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The SQUIRE (Standards for QUality Improvement Reporting Excellence) guidelines seek to improve the reporting of studies of healthcare improvement work,1 but are interventions in a field of science that is itself rapidly evolving.2–4 SQUIRE differs in this regard from reporting guidelines for studies that are based on more stable methodologies, for example, randomised clinical trials (CONSORT) or systematic reviews (PRISMA).
SQUIRE in 2008 probed relatively unfamiliar territory for editors, reviewers and authors, including those associated with journals apparently focused on healthcare improvement. The pilot study reported by Howell et al5 offers a perspective on that interaction. They counted the number of SQUIRE elements that appeared in four selected journals before (2006–2008) and after (2010–2012) publication of SQUIRE. Included among the journals were 3 of the 17 journals that suggest using the guidelines.6 They found no difference in SQUIRE elements in this relatively small study sample. These findings are in contrast with the positive effect that was reported when an early version of CONSORT guidelines for clinical trials was assessed.7 This different outcome may be related to more articles and higher impact journals examined over a longer study period in the CONSORT evaluation.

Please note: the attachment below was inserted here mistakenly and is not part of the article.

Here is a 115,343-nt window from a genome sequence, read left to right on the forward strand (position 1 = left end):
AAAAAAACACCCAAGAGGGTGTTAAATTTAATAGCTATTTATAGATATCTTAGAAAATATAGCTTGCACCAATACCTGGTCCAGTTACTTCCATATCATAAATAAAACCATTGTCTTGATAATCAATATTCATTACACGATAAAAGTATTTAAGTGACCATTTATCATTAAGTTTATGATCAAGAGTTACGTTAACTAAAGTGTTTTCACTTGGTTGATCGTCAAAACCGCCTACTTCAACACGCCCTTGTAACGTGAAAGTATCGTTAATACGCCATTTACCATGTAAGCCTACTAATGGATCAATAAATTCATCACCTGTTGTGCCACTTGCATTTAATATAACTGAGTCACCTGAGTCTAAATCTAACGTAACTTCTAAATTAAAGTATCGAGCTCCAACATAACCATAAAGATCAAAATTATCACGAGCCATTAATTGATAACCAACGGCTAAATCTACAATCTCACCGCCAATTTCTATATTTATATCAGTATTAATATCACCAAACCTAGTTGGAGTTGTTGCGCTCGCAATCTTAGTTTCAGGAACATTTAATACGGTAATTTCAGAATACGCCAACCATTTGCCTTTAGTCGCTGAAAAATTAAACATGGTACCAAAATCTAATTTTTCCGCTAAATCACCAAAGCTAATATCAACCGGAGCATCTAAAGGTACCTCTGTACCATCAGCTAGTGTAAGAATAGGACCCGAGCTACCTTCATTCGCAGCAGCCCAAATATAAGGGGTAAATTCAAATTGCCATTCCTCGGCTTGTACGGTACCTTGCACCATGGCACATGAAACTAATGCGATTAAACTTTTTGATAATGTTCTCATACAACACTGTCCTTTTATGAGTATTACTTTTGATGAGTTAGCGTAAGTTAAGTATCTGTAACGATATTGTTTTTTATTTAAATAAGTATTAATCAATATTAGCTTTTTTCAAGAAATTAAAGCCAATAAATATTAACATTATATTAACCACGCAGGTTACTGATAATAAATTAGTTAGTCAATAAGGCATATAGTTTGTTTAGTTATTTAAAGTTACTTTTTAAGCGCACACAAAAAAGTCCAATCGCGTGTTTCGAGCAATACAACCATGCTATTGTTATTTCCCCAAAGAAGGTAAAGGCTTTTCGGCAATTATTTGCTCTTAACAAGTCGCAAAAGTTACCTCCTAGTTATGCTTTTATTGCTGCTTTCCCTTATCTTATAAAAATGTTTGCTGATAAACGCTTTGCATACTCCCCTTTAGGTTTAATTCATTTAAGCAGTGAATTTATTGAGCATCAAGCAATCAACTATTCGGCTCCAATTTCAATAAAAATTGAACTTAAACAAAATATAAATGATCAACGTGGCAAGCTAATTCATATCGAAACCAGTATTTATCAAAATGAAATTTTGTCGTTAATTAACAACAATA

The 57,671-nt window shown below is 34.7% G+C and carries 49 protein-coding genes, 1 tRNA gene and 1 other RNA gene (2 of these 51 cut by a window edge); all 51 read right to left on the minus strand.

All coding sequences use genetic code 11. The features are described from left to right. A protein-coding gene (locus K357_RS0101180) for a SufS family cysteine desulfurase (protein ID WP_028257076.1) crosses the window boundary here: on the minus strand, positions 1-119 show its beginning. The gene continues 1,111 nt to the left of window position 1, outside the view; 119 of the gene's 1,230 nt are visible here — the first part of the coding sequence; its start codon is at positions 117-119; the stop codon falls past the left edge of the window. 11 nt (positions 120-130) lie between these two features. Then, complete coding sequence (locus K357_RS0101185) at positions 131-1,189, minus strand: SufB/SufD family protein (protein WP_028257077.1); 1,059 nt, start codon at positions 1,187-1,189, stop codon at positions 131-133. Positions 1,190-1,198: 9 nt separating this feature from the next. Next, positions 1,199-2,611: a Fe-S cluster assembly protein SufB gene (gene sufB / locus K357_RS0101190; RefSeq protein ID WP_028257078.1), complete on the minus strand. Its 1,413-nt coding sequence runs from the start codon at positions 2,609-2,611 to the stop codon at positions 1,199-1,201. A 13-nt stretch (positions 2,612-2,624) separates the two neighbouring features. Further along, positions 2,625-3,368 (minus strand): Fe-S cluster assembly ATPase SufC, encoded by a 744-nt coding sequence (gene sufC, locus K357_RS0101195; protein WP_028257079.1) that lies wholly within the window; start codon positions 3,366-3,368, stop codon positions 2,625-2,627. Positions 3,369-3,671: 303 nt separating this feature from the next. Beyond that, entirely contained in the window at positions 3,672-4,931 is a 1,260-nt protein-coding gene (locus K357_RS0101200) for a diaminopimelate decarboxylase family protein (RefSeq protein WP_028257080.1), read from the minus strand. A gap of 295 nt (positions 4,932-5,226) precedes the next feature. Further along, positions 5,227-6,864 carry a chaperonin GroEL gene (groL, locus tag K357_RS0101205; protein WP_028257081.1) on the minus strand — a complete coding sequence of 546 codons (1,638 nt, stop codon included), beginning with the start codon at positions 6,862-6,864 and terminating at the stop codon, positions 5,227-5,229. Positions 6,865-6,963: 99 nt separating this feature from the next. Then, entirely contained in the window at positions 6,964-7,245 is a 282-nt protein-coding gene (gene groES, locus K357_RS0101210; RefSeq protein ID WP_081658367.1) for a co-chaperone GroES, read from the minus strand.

In any event, a report such as that by Howell et al, raises by implication questions that may apply uniquely to editorial expectations and publication guidelines for an evolving science. Well before manuscript preparation, how do authors use SQUIRE for design of their improvement initiatives—including the planning of the studies and incorporation of appropriate methodologies—that are conveyed in their reports? How does the aspiring author apply publication guidelines when the field itself is actively evolving? Given …
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